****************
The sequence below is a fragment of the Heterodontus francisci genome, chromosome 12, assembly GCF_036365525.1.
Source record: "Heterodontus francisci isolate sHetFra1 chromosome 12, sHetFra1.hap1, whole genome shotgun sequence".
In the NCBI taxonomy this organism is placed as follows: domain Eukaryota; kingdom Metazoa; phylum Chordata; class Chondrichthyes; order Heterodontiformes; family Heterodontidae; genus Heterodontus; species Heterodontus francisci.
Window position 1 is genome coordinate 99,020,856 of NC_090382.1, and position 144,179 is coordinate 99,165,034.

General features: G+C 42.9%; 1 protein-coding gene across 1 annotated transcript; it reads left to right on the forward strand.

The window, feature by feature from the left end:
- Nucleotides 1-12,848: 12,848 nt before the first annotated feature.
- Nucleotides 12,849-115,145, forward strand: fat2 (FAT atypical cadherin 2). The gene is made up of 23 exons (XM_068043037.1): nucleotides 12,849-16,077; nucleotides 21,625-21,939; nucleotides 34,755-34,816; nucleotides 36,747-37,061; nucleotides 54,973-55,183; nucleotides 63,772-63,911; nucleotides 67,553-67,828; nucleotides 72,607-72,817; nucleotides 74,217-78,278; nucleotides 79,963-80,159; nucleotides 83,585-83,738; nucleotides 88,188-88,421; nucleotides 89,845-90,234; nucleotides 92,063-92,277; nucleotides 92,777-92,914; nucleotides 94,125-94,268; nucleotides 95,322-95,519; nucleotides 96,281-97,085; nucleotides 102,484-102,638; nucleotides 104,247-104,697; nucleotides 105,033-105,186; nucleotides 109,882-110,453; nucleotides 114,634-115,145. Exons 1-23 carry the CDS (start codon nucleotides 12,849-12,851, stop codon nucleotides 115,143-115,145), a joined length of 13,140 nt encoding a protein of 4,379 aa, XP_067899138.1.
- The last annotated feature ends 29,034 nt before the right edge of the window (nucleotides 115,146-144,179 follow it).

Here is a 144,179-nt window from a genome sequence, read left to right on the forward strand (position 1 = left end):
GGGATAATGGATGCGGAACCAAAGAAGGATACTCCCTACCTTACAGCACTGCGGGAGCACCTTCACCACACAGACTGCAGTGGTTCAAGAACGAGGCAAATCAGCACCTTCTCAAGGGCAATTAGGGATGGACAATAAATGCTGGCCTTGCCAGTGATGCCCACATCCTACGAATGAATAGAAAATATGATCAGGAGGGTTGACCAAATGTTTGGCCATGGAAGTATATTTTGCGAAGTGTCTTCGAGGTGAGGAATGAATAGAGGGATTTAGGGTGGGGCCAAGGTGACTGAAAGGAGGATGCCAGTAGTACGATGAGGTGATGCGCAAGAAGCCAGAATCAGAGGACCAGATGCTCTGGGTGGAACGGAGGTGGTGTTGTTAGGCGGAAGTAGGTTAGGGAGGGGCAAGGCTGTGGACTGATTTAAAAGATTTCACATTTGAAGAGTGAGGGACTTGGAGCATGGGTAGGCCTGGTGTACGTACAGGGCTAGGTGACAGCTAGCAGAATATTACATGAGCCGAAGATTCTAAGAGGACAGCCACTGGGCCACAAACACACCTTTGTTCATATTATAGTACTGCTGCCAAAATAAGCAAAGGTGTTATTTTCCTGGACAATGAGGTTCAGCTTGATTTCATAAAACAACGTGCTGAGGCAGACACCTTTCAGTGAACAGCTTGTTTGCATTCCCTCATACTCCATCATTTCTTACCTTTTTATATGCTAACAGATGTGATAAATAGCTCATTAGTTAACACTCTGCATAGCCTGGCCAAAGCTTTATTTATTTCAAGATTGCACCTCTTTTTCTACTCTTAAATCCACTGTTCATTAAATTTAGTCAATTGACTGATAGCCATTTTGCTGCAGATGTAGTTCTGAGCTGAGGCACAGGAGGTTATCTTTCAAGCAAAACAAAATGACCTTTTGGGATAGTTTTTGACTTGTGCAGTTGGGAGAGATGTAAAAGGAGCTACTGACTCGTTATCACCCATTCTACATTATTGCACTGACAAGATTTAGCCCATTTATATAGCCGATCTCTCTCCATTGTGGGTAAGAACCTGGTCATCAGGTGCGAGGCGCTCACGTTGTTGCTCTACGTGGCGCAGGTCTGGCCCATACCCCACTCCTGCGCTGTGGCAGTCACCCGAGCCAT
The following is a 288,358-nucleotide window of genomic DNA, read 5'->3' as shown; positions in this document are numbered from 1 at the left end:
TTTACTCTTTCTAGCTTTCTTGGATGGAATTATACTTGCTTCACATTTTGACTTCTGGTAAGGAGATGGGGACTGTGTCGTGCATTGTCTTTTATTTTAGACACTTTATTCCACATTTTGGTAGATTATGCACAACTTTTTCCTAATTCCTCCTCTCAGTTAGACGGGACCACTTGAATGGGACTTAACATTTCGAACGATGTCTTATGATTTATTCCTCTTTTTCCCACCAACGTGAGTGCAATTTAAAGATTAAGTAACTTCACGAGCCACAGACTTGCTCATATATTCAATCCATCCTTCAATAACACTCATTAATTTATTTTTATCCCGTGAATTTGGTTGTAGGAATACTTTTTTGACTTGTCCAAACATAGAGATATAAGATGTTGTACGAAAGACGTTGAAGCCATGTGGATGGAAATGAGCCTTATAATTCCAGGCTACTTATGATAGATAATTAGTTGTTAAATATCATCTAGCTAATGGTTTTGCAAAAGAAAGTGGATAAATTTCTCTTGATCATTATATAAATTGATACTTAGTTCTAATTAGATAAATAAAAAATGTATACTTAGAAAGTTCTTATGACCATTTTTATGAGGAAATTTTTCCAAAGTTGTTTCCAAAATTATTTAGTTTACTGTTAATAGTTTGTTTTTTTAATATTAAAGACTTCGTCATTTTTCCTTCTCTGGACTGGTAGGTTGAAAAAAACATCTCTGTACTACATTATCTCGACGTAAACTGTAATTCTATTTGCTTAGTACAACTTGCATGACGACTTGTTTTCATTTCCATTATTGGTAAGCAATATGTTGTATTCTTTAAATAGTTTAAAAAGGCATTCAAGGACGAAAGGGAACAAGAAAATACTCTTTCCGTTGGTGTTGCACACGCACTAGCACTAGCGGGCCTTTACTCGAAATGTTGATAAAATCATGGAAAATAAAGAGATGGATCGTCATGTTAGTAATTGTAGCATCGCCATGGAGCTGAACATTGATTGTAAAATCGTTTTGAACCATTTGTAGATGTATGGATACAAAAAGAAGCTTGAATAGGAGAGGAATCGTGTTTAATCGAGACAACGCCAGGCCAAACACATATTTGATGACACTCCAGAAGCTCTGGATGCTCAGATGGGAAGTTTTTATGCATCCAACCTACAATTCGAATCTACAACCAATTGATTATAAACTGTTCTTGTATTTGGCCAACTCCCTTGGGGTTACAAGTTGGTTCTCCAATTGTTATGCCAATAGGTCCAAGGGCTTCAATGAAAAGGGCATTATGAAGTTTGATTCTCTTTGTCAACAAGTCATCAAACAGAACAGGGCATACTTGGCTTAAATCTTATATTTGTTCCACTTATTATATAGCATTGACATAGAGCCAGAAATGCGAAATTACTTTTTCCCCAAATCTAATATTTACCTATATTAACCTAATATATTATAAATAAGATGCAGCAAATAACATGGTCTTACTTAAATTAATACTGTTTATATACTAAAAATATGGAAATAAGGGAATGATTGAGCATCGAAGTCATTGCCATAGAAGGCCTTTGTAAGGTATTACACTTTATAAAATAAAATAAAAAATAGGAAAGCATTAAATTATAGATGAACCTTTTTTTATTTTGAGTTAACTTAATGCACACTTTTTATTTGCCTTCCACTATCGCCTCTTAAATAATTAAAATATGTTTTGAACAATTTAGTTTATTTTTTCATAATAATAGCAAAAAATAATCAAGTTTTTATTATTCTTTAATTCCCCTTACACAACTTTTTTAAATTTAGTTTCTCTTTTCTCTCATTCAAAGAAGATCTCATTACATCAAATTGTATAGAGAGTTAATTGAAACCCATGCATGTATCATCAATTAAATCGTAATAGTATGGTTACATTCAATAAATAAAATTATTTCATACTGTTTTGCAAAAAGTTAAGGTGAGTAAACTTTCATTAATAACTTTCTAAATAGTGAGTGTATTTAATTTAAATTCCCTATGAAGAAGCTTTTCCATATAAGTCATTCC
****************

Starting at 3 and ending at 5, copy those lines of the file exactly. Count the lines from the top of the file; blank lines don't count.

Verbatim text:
In the NCBI taxonomy this organism is placed as follows: domain Eukaryota; kingdom Metazoa; phylum Chordata; class Chondrichthyes; order Heterodontiformes; family Heterodontidae; genus Heterodontus; species Heterodontus francisci.
Window position 1 is genome coordinate 99,020,856 of NC_090382.1, and position 144,179 is coordinate 99,165,034.

General features: G+C 42.9%; 1 protein-coding gene across 1 annotated transcript; it reads left to right on the forward strand.